9. 9. Programming  Model   •  Blocks  are  used  as  a  Unit  of  Work   •  Dispatch  Objects  -­‐  reference  counted,  uses   dispatch_retain()  and  dispatch_release()   •  Queues  (four  system  defined)  are  used  to   execute  Blocks   – Serial  /  Concurrent     •  Event  Sources  –  associate  blocks/queues  to   asynchronous  event  source  e.g.  /mer,  socket   •  A  thread-­‐pool  of  max  512  threads  can  be   maintained,  old  threads  are  reused  
  10. 10. Queues
  11. 11. Queues   •  Most  of  the  intelligence  behind  Grand  Central   Dispatch  is  provided  by  queues.     – Global  Queues   – Private  Queues   – Main  Queue   •  A  queue  can  execute  opera/on  in  Sync  or   Async  
  12. 12. Queues   dispatch_queue_t  dispatch_get_global_queue(        long  priority,        unsigned  long  flags);   DISPATCH_QUEUE_PRIORITY_HIGH   DISPATCH_QUEUE_PRIORITY_DEFAULT   DISPATCH_QUEUE_PRIORITY_LOW   dispatch_queue_t  dispatch_queue_create(        const  char  *label        dispatch_queue_afr_t  afr);   dispatch_queue_t  dispatch_get_main_queue(void);  
  13. 13. Using  Queues  
  14. 14. Using  Queues  
  15. 15. Using  Queues   •  the  block  that's  submifed  with  the  barrier  func/on  doesn't  run   concurrently  with  other  work  on  that  queue   •  pointless  on  a  serial  queue   •  non-­‐func/onal  when  used  on  the  global  queues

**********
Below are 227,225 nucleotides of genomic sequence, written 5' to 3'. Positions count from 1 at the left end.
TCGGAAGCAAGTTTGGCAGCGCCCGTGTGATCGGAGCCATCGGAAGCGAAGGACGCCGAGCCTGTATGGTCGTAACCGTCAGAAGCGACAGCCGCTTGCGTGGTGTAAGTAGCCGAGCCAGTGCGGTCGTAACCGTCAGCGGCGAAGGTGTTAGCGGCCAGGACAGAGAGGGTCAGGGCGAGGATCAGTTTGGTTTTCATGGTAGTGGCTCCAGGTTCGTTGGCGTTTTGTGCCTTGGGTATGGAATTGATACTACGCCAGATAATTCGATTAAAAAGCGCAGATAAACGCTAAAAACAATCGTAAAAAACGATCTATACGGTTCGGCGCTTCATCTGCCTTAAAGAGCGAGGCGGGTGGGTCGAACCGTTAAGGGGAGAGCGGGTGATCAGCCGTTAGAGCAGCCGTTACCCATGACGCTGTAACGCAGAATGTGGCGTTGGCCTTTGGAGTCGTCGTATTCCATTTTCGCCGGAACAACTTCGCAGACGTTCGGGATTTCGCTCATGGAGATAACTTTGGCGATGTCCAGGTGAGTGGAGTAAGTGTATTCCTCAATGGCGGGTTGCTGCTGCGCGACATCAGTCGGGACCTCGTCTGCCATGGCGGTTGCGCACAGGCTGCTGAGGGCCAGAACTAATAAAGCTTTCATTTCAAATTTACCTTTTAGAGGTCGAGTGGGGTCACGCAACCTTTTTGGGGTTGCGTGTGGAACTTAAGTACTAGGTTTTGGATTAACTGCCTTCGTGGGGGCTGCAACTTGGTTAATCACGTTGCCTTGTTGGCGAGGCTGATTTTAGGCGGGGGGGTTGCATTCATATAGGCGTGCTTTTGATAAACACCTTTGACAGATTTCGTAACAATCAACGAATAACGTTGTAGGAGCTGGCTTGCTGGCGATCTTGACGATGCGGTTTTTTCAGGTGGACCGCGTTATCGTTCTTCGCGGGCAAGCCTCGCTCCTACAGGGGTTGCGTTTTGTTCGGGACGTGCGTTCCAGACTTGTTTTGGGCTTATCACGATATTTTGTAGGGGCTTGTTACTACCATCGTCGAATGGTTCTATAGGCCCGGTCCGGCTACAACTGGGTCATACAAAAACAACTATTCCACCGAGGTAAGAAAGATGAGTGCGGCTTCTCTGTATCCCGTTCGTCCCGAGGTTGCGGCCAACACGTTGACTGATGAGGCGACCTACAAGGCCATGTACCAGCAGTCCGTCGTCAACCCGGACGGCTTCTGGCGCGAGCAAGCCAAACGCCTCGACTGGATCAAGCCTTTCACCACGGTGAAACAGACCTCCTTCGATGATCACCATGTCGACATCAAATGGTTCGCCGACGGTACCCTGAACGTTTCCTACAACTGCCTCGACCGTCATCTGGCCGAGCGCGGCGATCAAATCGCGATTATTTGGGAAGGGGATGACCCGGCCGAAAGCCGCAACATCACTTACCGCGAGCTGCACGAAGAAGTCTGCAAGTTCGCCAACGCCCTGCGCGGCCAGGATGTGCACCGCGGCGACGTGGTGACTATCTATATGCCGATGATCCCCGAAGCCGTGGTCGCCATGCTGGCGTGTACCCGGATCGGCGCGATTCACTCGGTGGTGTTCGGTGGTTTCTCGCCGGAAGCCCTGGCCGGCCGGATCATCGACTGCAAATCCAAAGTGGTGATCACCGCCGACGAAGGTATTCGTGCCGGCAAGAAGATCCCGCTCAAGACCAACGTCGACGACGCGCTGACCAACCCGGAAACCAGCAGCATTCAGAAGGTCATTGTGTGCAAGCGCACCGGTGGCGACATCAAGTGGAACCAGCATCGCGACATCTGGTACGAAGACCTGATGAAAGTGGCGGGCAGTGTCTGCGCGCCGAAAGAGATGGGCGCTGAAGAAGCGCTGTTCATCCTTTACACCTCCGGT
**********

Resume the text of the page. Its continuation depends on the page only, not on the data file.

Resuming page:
16. 16. Blocks
  17. 17. Blocks:What is it? •  Blocks are a nonstandard extension added by Apple Inc. to the C, C++, and Objective-C programming languages that uses a lambda expression-like syntax to create closures within these languages. Blocks are supported for programs developed for Mac OS X 10.6+ and iOS 4.0+. – wikipedia
  18. 18. What is it? •  A  block  is  an  anonymous  inline  collec/on  of   code  that:   – Has  a  typed  argument  list  just  like  a  func/on  
  19. 19. What is it? •  A  block  is  an  anonymous  inline  collec/on  of   code  that:   – Has  an  inferred  or  declared  return  type  
  20. 20. What is it? •  A  block  is  an  anonymous  inline  collec/on  of   code  that:   – Can  capture  state  from  the  lexical  scope  within   which  it  is  defined
  21. 21. What is it? •  A  block  is  an  anonymous  inline  collec/on  of   code  that:   – Can  op/onally  modify  the  state  of  the  lexical  scope  
  22. 22. What is it? •  A  block  is  an  anonymous  inline  collec/on  of   code  that:   – Can  share  the  poten/al  for  modifica/on  with  other   blocks  defined  within  the  same  lexical  scope   • Multiple blocks in the same lexical score shares the same instance. • If a variable is __block is is passed as reference and hence can be accessed by multiple blocks